5 Ways to Incorporate Continuous Learning in Your Workplace
Until I worked for ScreenSteps — a knowledge base software company — I never realized how important it is to provide training beyond initial onboarding.
Every company I had worked for before expected me to just know what to do. (Pardon this interruption, but I’d like to take a moment to thank Google search for getting me to where I am today.)
The approach all of my previous companies seemed to take is “she’ll figure it out.” But, contrary to popular belief, not even birds learn to fly by being thrown out of their nest. They are coaxed out with food. Eventually, they learn to fly.
But then they still need to learn how to hunt, dive, build a nest, and more.
Once onboarding is over, it’s tempting to set your employees free into your organization and hope they fly. But, like birds, they still need to learn to do all the other things, and they don’t have enough capacity in onboard training.
Continuous learning is important in the workplace because it not only teaches your employees to fly. They learn to succeed because you recognize what their current abilities are and you provide resources that help them continue to grow.
Here are five ways you can incorporate continuous learning in your organization that will help your employees develop both their individual skills and their knowledge of your company.
1. Use a learning management system (LMS) for self-paced courses
A learning management system (LMS) is a software system that provides different self-paced courses to your employees. There are different types of LMS software, but they basically provide two types of learning options: (1) off-the-shelf courses and (2) custom courses.
If you want your employees to learn basic business skills — like how to keep your computer secure or what is SEO — then an LMS that provides (or allows for) off-the-shelf courses will work for helping your employees develop new skills.
If you want employees to gain more knowledge that specifically teaches them about your company and your systems, then you will need an LMS that allows you to create custom courses.
For example: An employee has handled several billing transactions with the help of your employee performance system. They followed the steps in your procedures, but they still lack understanding of why they were doing what they were doing.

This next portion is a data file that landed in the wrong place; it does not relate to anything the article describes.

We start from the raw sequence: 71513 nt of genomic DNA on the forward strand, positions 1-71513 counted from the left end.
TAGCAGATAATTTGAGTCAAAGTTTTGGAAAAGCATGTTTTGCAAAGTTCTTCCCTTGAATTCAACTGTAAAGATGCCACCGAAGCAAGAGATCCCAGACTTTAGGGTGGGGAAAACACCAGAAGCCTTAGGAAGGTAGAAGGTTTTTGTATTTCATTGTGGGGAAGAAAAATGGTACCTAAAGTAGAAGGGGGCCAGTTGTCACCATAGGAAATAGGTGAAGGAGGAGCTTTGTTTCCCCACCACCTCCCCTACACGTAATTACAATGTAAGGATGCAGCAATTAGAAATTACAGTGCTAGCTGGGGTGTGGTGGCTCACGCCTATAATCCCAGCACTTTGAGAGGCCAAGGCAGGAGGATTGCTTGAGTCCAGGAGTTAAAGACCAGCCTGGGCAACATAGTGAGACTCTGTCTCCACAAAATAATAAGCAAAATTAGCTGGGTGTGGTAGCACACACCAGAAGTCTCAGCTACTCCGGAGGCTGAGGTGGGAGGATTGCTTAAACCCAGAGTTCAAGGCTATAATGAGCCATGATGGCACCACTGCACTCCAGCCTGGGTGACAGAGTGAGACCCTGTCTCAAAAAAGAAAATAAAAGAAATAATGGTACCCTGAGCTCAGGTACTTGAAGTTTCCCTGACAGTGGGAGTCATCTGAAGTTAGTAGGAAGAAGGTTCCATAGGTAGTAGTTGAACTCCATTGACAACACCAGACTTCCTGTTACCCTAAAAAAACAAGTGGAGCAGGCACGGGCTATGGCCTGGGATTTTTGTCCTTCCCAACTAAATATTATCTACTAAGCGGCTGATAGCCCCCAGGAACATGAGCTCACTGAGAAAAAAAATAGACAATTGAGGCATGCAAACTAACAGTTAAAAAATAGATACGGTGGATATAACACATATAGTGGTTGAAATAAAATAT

So you assign them a course titled, “How the customer billing system works.” They can take that course where it dives deeper into the concepts and pushes learners to solve problems. It could include reading material, videos, quizzes, interactive exercises, etc.
The important part is they have a chance to continue learning.
Tip: Often, those kinds of courses are assigned to employees before they start working — but that’s backward. It makes much more sense to assign them those courses after they’ve had experiences and have had a chance to ask their questions.
2. Get a knowledge base to make resources accessible
A knowledge base is your one-stop shop for all of your company’s resources. When you use a knowledge base to store and share information, your employees know exactly where they can find answers to all of their questions.
In your knowledge base, include articles that provide additional information and explanations. Some examples of the resources you can create, store, and share in your knowledge base include:
- Help guides
- Call flows
2 ways a knowledge base helps with continuous learning
There are two ways a knowledge base helps with continuous learning.
1. Provides opportunities to further research information
These types of articles aren’t meant to be referenced during a procedure — they’re meant to be read after employees have handled transactions related to the topic. These learning assets will be longer and more in-depth than a typical procedure document.
For example: After an employee has handled several troubleshooting questions around error code 45345 using your employee performance system, they want to better understand why that error occurs and why it’s cleared.